Synthesis: Find the common ground and any connections between seemingly competing ideas and weave them together to form proposals. Focus on solutions that address the fundamental needs and key concerns that people within the group have.
In large groups it's a good idea to delegate issues to smaller groups, such as working groups or local groups. However, sometimes the issues will be so important that they have to be discussed and decided by everyone. This will often be done in a spokescouncil, which enables hundreds and thousands of people to work together by consensus in an efficient way.
In a spokescouncil the meeting splits into small groups, which start by discussing the issue(s) to come up with concerns and ideas. Spokes (delegates) from each group then meet up in a spokescouncil to feed back these thoughts.
The spokescouncil uses this information to create one or more proposals. These are discussed back in the small groups to check for any amendments and agreement. The results of these discussions are taken to the spokescouncil who should be able to either confirm agreement or draw up new proposals for further discussion. In this way the power to make decisions lies firmly with the small groups, not the spokes.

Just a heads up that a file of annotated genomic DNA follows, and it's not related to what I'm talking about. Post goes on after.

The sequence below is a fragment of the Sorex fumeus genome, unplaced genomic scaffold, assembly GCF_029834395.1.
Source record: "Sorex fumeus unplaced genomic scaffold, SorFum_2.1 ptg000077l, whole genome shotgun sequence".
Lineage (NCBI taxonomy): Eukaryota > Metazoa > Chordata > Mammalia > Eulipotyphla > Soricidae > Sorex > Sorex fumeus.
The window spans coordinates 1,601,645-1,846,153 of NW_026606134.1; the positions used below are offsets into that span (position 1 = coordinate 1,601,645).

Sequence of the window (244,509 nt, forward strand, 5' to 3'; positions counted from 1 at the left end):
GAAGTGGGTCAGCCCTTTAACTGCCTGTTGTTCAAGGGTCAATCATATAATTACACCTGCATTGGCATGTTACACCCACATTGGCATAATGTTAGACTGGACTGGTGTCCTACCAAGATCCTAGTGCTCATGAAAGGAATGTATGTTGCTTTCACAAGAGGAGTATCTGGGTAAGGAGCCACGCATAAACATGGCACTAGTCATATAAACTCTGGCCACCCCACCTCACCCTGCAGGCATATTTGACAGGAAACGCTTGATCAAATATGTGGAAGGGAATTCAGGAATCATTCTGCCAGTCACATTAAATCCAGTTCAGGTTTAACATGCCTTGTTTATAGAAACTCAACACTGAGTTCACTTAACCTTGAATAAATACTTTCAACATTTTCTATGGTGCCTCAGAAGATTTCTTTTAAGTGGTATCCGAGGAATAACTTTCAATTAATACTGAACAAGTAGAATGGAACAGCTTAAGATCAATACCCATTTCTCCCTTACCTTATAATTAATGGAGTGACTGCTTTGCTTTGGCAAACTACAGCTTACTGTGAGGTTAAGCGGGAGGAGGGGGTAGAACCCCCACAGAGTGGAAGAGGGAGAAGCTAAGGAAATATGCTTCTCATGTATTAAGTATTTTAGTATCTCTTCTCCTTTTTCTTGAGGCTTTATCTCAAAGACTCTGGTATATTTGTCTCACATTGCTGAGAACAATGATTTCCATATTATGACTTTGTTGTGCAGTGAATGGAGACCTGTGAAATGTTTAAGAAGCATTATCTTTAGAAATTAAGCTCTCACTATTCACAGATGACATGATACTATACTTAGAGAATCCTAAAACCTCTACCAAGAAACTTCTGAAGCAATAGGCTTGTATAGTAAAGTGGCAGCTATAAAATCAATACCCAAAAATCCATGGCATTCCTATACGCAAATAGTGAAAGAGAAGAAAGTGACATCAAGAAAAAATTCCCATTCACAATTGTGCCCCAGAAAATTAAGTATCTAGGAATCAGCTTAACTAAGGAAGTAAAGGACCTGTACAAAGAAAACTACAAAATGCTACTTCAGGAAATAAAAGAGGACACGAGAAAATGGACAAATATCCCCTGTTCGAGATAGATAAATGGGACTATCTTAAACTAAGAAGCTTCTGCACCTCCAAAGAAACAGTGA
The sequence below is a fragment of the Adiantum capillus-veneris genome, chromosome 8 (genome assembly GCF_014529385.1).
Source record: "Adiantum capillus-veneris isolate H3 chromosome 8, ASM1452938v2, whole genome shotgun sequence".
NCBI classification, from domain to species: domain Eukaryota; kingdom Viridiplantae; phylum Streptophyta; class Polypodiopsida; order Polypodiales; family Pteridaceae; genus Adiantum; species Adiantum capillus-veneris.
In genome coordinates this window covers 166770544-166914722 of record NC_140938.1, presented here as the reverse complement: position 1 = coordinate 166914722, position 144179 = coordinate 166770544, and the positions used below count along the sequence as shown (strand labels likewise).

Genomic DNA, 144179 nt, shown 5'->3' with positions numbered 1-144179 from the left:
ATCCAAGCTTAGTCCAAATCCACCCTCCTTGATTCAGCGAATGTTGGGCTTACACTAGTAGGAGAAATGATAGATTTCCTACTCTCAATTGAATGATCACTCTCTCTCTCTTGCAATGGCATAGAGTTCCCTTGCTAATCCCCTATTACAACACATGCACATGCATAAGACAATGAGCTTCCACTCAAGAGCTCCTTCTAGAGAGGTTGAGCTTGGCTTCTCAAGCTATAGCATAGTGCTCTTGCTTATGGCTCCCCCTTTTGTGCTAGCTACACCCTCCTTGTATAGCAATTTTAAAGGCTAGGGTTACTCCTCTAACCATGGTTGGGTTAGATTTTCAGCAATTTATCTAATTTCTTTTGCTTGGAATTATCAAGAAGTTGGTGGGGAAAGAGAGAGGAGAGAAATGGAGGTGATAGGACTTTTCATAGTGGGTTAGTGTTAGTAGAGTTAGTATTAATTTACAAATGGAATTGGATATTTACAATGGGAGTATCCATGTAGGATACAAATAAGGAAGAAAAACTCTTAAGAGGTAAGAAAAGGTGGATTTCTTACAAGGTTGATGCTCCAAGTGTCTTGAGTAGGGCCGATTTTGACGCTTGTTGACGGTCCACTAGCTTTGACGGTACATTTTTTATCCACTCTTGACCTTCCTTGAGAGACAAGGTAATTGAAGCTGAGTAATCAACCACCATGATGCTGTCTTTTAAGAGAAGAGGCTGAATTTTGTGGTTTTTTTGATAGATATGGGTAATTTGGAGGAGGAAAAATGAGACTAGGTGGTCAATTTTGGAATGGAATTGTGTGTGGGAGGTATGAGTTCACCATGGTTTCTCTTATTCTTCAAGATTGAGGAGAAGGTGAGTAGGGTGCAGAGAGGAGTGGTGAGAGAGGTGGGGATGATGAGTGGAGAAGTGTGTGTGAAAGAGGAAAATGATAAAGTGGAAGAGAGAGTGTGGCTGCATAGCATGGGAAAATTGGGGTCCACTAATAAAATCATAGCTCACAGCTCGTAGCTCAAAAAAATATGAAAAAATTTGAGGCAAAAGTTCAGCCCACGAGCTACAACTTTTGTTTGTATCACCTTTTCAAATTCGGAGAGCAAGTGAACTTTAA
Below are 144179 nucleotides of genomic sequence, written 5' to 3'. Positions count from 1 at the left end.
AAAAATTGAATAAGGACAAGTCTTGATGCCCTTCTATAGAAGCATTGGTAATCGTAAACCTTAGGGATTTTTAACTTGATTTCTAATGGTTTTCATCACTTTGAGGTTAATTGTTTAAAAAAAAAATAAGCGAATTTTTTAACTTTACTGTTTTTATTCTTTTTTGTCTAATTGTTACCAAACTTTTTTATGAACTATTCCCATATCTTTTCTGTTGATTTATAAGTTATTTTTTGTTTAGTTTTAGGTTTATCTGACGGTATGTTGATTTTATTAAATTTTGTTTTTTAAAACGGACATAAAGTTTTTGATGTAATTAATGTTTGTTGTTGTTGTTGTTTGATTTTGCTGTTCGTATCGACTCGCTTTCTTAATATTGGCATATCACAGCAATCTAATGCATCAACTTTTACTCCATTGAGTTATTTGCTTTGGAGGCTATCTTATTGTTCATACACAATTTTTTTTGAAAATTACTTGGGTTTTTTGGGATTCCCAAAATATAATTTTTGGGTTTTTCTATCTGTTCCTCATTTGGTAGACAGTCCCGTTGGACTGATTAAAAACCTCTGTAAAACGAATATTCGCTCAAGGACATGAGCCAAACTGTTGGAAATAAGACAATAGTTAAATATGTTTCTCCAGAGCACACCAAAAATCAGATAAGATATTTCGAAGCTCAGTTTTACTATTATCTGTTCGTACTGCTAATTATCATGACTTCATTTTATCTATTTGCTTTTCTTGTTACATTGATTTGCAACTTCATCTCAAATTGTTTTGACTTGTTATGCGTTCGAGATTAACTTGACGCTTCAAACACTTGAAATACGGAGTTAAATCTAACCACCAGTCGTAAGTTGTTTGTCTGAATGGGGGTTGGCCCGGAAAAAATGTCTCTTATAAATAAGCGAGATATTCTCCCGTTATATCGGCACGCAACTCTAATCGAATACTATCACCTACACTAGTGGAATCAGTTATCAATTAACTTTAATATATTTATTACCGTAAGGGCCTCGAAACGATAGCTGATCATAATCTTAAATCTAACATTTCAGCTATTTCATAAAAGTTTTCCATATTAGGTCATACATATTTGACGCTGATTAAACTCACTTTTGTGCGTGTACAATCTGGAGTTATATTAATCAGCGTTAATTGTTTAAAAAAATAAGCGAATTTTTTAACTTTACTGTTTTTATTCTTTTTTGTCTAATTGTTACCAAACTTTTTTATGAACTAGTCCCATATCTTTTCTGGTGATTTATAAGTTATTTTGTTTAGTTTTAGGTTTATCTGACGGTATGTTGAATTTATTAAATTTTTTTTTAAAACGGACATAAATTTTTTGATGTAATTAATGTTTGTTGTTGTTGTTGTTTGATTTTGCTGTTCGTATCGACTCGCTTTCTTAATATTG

The groups sit in an outer circle around the spokes.
This makes the spokes more accountable and reduces the need to repeat information.
The small groups are often based around pre-existing groups such as work teams, local groups or affinity groups. Alternatively, a large group of people might split into smaller groups randomly.
The spoke's role is to feed back information between the small group and the spokescouncil. The spoke needs to act as a voice for everyone within the small group, communicating the breadth of collective thought rather than just their own personal point of view. Being the spoke carries a lot of responsibility to represent information accurately and not to manipulate the process.
Generally spokes don't make decisions for their group but always check back for agreement before a decision is finalised. However, an individual small group may empower their spoke to take decisions within agreed parameters.
Rotating the role of spoke from meeting to meeting is a good idea, as is having two spokes, one of them presenting the viewpoints and proposals from their small group, the other to take notes of what other groups have to say. This helps to ensure that ideas don't get lost or misrepresented.
Why small groups? Some people don't see the need to split into small groups - they want to hear the whole discussion, and have everyone else hear their point of view. However, large plenary meetings make it very difficult for everyone to participate - there's not enough time for everyone to speak and many people feel too intimidated to talk in front of hundreds of people. Breaking into small groups creates safer, more dynamic spaces to work in, includes more people and saves a lot of time. Small groups can also allow several tasks to be done in parallel.